The Minor Prophets: Zephaniah, part 1

20 Jun

This is part of an on-going series on the Minor Prophets; a bible study I wrote two years ago. For more information on this study, including permission to use it for your own group, please read the introduction.


Zephaniah was written during the reign of King Josiah (Zephaniah 1:1). The approximate date is 630-625 BC, when King Josiah was a teenager.

Zephaniah was written at a crucial time in Israel’s history. To get the full picture, we’re going to do a bit of a history lesson. Below is a timeline with references from the history books of II Kings and II Chronicles. It’s really worth checking some of this stuff out, because it paints the picture of the state of the nation when Zephaniah gave his prophecy.

724 BC – King Hezekiah takes the throne, aged 25 (II Kings 18-20, II Chronicles 29-32)

695 BC – King Manasseh (son of Hezekiah) takes the throne, aged 12 (II Kings 21:1-18, II Chronicles 33:1-20)

642 BC – King Amon (son of Manasseh) takes the throne, aged 22 (II Kings 21:19-26, II Chronicles 33:21-25)

640 BC – King Josiah (son of Amon) takes the throne, aged 8 (II Kings 22-23, II Chronicles 34-35)

632 BC – Josiah at age 16 begins to seek God

628 BC – Josiah at age 20 begins to clean up Israel, campaigning against idol worship

621 BC – Josiah at age 27 orders the renovation of the temple, and the Book of the Law is found. The Law is read, to

Josiah and then to all Israel, and Passover is celebrated again.

609 BC – King Josiah died at age 39, 23 years before the fall of Jerusalem in 586 BC

Hezekiah and Josiah were important and influential kings, abolishing idol worship, seeking God, and turning Israel back to him. Sandwiched between them were two bad kings, Manasseh and Amon, who did the opposite – promoting idol worship, practicing divination, witchcraft and all sort of other things like that. Two years into Amon’s reign his own staff plotted against him and had him assassinated. They were later executed for their hand in his murder, and Amon’s son, only 8 years old, was made king. By 630 BC, Israel had been spent 65 years steeped in idol worship (with a brief exception toward the end of Manasseh’s reign, when God got his attention by having him captured and he turned back to God). This was a significant low point in Israel’s moral/spiritual history.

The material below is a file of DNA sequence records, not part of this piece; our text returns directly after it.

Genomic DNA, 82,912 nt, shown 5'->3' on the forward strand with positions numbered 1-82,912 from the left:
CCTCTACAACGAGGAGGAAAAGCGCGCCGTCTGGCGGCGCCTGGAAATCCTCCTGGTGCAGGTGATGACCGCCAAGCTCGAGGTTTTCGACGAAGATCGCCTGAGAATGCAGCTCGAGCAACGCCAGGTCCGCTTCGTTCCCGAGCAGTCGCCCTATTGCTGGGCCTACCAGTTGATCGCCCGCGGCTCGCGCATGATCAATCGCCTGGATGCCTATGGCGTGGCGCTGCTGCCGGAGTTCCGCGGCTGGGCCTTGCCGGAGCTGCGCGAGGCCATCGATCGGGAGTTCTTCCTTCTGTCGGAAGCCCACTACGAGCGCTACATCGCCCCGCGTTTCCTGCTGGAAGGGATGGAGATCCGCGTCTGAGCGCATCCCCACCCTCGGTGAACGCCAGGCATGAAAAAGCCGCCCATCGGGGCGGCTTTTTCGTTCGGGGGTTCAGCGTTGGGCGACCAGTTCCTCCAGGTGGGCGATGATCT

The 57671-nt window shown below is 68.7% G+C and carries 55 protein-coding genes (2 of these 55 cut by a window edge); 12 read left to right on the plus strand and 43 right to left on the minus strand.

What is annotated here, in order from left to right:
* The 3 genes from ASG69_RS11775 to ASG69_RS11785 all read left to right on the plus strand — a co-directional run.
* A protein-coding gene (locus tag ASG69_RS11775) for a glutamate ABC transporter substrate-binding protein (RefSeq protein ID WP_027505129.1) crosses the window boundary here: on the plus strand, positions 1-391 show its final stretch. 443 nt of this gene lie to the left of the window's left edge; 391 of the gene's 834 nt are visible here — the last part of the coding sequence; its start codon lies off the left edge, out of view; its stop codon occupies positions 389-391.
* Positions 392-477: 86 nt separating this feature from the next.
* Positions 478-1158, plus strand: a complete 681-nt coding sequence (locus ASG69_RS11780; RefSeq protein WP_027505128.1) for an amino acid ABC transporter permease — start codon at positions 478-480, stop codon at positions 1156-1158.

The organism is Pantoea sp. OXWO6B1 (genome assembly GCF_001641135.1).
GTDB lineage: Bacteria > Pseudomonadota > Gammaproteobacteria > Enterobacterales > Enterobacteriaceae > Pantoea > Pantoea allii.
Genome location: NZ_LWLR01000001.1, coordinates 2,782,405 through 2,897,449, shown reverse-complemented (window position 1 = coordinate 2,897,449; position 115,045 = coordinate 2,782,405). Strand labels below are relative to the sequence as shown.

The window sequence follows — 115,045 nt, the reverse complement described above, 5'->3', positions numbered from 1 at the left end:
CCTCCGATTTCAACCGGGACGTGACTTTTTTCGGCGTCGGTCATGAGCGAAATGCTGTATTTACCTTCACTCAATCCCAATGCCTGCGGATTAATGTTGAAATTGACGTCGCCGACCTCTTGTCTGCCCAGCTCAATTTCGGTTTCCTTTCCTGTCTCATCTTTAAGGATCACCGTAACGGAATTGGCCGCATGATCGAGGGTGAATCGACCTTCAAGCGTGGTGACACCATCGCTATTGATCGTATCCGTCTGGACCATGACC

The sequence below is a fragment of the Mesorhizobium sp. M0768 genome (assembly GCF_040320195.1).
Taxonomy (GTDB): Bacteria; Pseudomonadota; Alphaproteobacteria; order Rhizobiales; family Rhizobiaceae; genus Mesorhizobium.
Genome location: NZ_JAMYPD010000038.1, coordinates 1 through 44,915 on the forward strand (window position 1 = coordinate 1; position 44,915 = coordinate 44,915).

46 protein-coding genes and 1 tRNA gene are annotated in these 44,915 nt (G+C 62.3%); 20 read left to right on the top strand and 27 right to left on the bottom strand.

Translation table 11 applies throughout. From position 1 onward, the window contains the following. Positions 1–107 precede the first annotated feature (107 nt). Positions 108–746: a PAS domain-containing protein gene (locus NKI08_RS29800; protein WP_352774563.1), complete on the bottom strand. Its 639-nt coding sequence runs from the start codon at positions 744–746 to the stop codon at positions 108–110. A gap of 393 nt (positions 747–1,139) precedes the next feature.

As Josiah grew up, he began to seek God. He was only 16, and had been king for 8 years. This was the start of something big. As king. Josiah had significant influence over the actions of the nation. When he sought God, and returned to him, he brought all Israel with him. We might not all direct an entire people with our actions, but we all have influence of some kind over someone. Josiah was young, and he made a difference. So can we all.


There is a lot more to Josiah’s story but right now we’re focussed on Zephaniah. Zephaniah was definitely written when Josiah was king, most likely when Josiah was a teenager – so right around the time things were stirring in him.

Zephaniah gives a length genealogy at the introduction to his prophecy, not just his father’s name as was the normal convention. He traces his lineage back to Hezekiah, the last good king before Josiah. There is a theory that identifying himself as a great-grandson of Hezekiah, a man of royal blood, would have made his prophecy more compelling to his audience. It’s also possible that he wanted his audience to be clear of his strong Jewish heritage, since his father’s name (“Cushi”) is translated as “Ethiopian”.

Some scholars believe that if Zephaniah really was of royal descent, he may well have had access to and/or influence over his first cousin, the boy-king Josiah. Josiah was a teenager at the time Zephaniah received these prophecies from God –  they may well have affected the direction his rule was to take.

Zephaniah was NOT king of Israel. He listened to God, however, and obeyed him. The words he gave moveda king, affected a nation, and were in time read by billions more.

As with many prophets, Zephaniah spoke against sin in Israel, warned of God’s impending judgment (against Israel and other nations) and also shared a message of hope – the restoration of intimate relationship between God and his people. It is not, however, a case of “heard one doom-and-gloom prophet, heard ‘em all”. There are several treasures in Zephaniah well worth uncovering.

Read Zephaniah in the NIV

Read Zephaniah in The Message

Read part 2 of the Zephaniah study


Posted by on June 20, 2011 in Bible Resources


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4 responses to “The Minor Prophets: Zephaniah, part 1

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